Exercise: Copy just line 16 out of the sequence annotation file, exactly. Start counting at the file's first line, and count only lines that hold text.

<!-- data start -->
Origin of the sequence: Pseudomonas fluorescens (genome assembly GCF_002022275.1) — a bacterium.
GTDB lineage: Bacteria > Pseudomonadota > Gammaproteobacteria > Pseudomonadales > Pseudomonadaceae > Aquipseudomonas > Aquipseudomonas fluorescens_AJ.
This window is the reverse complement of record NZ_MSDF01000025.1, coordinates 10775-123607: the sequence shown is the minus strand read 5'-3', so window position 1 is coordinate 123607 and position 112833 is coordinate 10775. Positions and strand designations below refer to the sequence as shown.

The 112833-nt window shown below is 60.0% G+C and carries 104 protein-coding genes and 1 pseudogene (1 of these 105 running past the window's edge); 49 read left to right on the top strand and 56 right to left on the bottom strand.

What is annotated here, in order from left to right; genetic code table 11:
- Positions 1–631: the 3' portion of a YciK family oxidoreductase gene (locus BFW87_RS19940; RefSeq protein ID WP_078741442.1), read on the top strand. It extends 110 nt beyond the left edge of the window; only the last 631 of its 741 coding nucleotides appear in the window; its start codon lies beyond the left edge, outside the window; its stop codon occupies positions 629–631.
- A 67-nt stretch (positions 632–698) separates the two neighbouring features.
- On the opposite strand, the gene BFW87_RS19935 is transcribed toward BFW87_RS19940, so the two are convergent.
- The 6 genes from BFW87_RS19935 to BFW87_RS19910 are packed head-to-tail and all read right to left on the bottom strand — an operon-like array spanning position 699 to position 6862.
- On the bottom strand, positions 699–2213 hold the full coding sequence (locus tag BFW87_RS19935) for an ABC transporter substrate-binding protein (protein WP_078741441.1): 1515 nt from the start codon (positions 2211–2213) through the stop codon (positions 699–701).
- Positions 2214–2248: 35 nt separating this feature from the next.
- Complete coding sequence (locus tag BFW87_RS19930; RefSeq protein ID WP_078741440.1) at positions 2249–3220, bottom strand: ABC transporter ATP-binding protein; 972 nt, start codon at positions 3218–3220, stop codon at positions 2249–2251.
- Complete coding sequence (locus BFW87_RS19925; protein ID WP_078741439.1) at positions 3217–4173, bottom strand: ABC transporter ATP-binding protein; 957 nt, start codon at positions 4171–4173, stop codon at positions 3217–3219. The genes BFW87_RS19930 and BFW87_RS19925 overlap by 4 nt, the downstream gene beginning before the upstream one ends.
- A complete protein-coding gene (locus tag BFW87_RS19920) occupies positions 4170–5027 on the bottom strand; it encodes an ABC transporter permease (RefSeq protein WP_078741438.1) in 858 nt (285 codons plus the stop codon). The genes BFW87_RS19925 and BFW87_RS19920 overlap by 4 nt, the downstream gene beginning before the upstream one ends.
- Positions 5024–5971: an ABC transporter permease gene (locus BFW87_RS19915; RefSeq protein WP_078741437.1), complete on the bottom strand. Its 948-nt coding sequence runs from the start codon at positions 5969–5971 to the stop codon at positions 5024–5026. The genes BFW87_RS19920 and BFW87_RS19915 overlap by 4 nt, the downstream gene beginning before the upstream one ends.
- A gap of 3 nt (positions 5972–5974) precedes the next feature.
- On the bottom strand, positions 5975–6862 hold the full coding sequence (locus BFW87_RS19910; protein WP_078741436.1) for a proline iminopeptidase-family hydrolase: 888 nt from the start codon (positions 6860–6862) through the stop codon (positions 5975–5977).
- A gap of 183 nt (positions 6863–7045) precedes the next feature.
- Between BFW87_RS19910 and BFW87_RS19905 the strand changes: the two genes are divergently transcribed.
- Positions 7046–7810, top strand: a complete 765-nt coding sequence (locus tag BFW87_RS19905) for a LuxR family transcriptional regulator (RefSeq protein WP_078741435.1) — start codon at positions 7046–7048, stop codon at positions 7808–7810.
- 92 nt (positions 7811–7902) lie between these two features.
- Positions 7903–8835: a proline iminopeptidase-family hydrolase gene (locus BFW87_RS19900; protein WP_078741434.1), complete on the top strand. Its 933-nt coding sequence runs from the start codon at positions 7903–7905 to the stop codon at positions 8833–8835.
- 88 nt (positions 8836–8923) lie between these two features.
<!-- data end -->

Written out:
- A gap of 3 nt (positions 5972–5974) precedes the next feature.